The IBA ‘experiment’ has indeed created jobs, begun the slow remediation of large scale industrial contamination, and increased civic pride by providing a new image to champion. The exercise is an exemplar of ‘rebranding’ – creating positive opportunities for prosperity from the negative reminders of decline.
For more writing on Miriam’s Churchill Fellowship, visit the blog she wrote during her travels throughout 2013 – creativeindustrial.wordpress.com
Putting UK Heritage Back to work
Tim Greensmith – Senior Architect leading FCBS regeneration projects
The project which best exemplifies the ‘Back to Work’ commercial ambition is Ditherington Flax Mill – the oldest surviving iron framed building in the World, derelict and decaying since the 1980s following two former lives as a Flax Mill and then a Maltings. Slow burning strategies to revitalise the mill as the centrepiece of an ambitious regeneration masterplan intend to give the 215 year old structure a third incarnation with a mixture of offices and community uses. This ‘third life’ is manifest in the new layer of architectural detailing that honours the historical uses of the structures, but never choses sentimentality over practicality. A great example of this can be seen in the elevation fenestration; the large windows of the original mill flooded the narrow range with natural light to aid the workers during the day. The scars of their infill still appear sore after the transformation into maltings closed off two of every three to create the dark controlled interiors required for germination. This matter-of-fact intervention precedents a similarly bold approach to re-fenestrating the facades, installing smart contemporary windows technologically capable of creating a comfortable office environment within.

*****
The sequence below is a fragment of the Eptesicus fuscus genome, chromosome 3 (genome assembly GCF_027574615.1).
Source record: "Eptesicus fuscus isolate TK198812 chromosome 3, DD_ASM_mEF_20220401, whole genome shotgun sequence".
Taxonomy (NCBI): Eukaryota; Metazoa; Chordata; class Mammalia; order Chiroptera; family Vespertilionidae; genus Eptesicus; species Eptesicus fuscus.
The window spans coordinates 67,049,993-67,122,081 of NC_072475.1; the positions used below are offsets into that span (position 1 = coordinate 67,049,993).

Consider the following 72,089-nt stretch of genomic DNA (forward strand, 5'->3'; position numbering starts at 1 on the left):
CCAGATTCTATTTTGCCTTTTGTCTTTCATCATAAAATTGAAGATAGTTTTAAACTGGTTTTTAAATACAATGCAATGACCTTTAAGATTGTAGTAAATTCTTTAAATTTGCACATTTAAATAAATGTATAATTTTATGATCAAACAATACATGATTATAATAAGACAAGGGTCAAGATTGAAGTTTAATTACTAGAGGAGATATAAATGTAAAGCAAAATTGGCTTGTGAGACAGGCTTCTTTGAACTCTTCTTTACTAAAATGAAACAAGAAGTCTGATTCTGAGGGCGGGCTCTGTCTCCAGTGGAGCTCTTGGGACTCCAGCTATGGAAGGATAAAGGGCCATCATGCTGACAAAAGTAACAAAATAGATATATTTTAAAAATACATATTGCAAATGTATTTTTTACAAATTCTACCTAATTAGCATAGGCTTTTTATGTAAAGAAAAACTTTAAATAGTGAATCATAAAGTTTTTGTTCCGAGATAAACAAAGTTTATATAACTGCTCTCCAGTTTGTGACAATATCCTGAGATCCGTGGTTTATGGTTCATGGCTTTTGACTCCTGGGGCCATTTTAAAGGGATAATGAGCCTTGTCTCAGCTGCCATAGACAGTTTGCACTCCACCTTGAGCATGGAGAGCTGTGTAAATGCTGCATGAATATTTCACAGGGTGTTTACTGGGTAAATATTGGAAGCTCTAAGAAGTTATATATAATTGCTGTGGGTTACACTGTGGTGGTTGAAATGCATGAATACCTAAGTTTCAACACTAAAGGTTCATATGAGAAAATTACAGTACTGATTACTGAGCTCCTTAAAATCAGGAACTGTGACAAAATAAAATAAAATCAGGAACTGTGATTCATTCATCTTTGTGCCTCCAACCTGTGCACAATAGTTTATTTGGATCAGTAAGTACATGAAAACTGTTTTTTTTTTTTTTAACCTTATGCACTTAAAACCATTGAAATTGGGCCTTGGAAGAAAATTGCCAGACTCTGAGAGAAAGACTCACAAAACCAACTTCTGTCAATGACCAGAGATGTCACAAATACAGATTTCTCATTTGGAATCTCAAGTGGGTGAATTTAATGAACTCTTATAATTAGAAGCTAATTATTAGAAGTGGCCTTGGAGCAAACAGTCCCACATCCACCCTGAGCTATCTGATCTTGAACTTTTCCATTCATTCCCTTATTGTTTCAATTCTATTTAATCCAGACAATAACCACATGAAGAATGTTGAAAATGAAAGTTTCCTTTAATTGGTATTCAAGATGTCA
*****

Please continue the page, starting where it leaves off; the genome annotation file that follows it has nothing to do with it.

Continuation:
The intended outcome at Ditherington is a careful balance of uses that will be sufficiently commercial to ensure the mill’s survival, and create enough community access to reconnect the people of Shropshire with the amazing industrial legacy that has lain inaccessible for such a long period. Another project, which has acheived these intended objectives, is the regeneration of Middleport Pottery; uniquely its significance was recognised before the death of its original intended use, following 125 years of continued ceramics production. Fortunately this negated the need to put the Victorian buildings ‘back to work’, and the project focused instead on the continuity – refurbishing historic material and designing new interventions to honour this unbroken endurance. The at-risk heritage has been saved and the working future of the factory secured, equipping the site with the infrastructure to expand and diversify, creating employment and investment for Burslem and the surrounding community.
Equipping communities to save their own Heritage
Harry Wardill – Project Advisor for The Prince’s Regeneration Trust